Biohacking is a concept that many people associate with people like Joe Rogan and Dave Asprey (founder of Bulletproof). But, the term itself somewhat misleading, certainly intimidating and sounds far more complicated than it actually is. Furthermore, while we think biohacking is something for the wellness-obsessed goop devotee with tons of extra cash, that’s not necessarily true.
So what is biohacking exactly? According to expert biohacker (and real estate tycoon) Ari Rastegar, “Biohacking is a term that is used to refer to technology, vitamin supplementations, or specific methods of eating and exercising that enhance one’s biochemistry. So effectively, you’re finding ways to increase lifespan, increase vitality, or make your energy usage more efficient. You’re trying to optimize the way your body functions, often by experimental means.”
Remember a few years ago when everyone was putting MCT oil in their coffee? Have you been so cold you screamed during a five-minute cryotherapy session that felt like an hour? Are you into multi-vitamins or taking a mid-day walk? All of these things are considered biohacking.
Is there a specific reason you should start biohacking? If you’re not feeling your best these days, you might want to look into it. For Rastegar, it changed his life completely.
“I felt a noticeable drop off in my energy levels and how I felt on an average day right at 30-31 years old. One day, I looked at my aging self in the mirror, and I wanted that to change. I wanted to feel the way I did in my early 20s. Back in my 20s, I could function on less sleep and I didn’t have to do as much to stay energetic throughout the day. So I kind of went on a mission to figure out what was going on.”
After seeing a series of doctors, he underwent blood tests, tried cryotherapy, hyperbaric chambers, acupuncture, massage, different green juice diets, and more.
“I slowly started to feel better and my body started to perform better. All of that was ultimately rooted in getting more exercise, eating more vegetables, and dramatically reducing sugar intake and processed foods.”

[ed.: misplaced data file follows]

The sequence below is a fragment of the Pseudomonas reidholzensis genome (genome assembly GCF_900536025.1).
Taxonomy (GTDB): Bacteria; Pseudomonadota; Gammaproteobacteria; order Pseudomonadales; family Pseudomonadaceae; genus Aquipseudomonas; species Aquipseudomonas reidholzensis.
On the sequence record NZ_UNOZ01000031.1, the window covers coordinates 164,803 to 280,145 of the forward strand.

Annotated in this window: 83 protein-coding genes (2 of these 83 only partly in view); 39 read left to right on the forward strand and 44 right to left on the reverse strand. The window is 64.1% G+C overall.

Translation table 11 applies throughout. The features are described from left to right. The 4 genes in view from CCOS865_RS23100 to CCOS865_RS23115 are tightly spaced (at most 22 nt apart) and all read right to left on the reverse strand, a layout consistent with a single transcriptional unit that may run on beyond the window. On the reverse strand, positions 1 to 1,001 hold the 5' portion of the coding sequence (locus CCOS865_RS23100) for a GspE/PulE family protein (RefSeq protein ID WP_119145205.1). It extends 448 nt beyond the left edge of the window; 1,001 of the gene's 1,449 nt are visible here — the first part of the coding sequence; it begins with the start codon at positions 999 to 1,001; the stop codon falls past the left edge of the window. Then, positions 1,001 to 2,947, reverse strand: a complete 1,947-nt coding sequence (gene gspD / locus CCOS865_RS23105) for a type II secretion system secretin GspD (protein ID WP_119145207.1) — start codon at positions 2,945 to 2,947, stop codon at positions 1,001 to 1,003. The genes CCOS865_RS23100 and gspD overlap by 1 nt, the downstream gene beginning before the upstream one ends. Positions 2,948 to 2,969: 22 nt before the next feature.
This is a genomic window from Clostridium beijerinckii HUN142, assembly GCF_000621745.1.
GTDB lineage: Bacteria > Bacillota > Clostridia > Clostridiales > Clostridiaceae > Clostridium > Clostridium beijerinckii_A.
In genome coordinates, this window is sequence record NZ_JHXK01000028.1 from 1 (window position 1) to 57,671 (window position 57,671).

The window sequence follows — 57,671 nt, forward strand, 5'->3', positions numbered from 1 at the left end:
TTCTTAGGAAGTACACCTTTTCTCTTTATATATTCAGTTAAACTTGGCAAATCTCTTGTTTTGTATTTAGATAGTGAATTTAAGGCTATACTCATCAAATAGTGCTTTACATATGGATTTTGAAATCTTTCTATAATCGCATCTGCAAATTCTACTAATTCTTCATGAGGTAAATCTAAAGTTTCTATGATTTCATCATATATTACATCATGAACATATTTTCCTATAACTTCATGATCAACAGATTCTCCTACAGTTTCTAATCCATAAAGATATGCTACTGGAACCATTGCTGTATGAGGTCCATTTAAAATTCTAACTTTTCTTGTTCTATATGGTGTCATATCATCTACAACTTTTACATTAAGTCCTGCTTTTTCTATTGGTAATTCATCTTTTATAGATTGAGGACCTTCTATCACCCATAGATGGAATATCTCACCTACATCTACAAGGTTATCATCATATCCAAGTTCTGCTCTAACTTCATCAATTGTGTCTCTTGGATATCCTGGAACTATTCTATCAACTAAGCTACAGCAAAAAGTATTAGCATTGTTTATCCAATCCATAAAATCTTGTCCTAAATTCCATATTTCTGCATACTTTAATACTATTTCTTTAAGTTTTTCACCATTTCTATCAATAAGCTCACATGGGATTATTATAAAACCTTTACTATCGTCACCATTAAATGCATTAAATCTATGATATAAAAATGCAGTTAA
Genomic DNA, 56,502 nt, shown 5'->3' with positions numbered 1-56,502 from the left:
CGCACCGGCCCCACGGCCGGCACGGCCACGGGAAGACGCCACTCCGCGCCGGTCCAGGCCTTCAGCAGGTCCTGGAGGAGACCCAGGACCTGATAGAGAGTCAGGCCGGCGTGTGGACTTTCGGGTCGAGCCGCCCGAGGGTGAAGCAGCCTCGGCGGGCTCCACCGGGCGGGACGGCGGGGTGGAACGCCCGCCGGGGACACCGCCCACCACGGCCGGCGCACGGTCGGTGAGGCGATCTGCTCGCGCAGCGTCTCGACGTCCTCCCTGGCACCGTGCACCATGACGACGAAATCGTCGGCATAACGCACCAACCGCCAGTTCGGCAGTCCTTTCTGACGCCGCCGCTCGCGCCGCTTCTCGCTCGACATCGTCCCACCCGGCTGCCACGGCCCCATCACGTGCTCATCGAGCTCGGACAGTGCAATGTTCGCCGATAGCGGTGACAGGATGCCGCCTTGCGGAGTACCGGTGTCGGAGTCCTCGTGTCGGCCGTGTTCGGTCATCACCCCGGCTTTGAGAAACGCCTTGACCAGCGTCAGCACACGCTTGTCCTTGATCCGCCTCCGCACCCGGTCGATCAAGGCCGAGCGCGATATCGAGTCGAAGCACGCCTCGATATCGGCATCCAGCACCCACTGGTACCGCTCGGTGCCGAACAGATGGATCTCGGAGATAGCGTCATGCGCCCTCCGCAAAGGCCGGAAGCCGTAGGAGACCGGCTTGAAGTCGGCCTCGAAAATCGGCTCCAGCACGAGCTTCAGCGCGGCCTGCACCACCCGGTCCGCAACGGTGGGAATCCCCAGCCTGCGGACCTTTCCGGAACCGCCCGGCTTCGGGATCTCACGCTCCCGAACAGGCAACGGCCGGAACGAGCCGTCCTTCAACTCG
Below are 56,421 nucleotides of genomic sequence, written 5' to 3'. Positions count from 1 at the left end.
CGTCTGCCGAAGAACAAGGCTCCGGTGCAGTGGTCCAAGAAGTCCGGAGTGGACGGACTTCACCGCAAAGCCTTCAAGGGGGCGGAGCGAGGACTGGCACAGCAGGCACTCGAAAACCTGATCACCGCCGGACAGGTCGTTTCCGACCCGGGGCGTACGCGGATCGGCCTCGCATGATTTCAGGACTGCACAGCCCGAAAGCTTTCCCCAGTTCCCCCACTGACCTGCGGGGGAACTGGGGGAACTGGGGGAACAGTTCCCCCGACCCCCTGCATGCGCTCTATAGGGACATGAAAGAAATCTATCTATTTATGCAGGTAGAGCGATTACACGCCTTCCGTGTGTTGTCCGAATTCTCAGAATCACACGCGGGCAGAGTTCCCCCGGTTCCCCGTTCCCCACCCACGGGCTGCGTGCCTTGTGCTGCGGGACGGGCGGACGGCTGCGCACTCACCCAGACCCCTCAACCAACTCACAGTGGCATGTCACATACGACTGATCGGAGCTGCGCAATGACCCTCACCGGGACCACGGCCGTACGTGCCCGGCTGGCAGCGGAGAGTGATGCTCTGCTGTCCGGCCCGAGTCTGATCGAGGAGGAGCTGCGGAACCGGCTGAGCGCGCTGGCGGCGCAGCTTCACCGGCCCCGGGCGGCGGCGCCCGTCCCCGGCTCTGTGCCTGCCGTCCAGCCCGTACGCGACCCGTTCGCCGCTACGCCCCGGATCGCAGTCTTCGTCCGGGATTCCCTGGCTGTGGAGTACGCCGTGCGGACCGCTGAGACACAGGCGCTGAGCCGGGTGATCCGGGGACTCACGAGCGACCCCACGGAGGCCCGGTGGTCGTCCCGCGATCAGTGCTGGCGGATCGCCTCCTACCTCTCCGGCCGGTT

I’ve seemingly tried every biohacking trend over the years. Isn’t that more or less a requirement for writing for aSweatLife? But, I didn’t get serious about any particular one until I developed Bell’s Palsy, a sudden weakness in facial muscles that can affect people in slightly different ways. For me, I couldn’t move the left side of my face. This affected my speech as well as my ability to chew and swallow.
While I saw a top neurologist who prescribed me medicine, it didn’t do anything. After a month or so of suffering, I tried using an infrared light device, which I credit to curing my Bell’s Palsy symptoms in two weeks. While studies have shown light therapy to be an effective treatment, it’s not something most doctors prescribe or even tell patients about.
Despite what some would believe, biohacking doesn’t have to cost money. Rastegar recommends starting by doing HIIT (high intensity interval training) workouts. “You don’t need any fancy gym equipment and you don’t need a gym membership. It can be as simple as sprinting in front of your apartment or playing a sport that you enjoy, as long as you’re getting your heart rate up and moving your body as much as possible.”
He also suggests finding a mental or spiritual practice that resonates with you. For Rastegar, it was transcendental meditation, but that’s certainly not the only option. There are a seemingly endless number of YouTube videos and free mindfulness apps like Calm and Insight Timer.
Cold plunging is another great biohack. And no, you don’t need a fancy pool (who has room for that anyway?). In her book, Get The Fuck Out Of The Sun, and this blog post, Lauryn Evarts Bosstick writes about the benefits of cold showers, which is frankly close enough. She suggests turning the shower to the coldest setting. Then go as hot as you can stand (without burning yourself) for another 30 seconds. Then, turn it on cold again.
Light therapy (my personal favorite) is another biohack that while not free, can be accessibly-priced and absolutely life-changing. Infrared (or near red) light helps with sore muscles and tissues (and yes Bell’s Palsy). Vital Red Light makes a portable device that has both red light and infrared light. This is great for traveling or for anyone who doesn’t have the space or budget for a larger device.
But remember the most important thing— biohacking isn’t about hopping on a trend train or owning the latest and greatest gadget. It’s about making good decisions and developing the right habits and routines for an optimal life.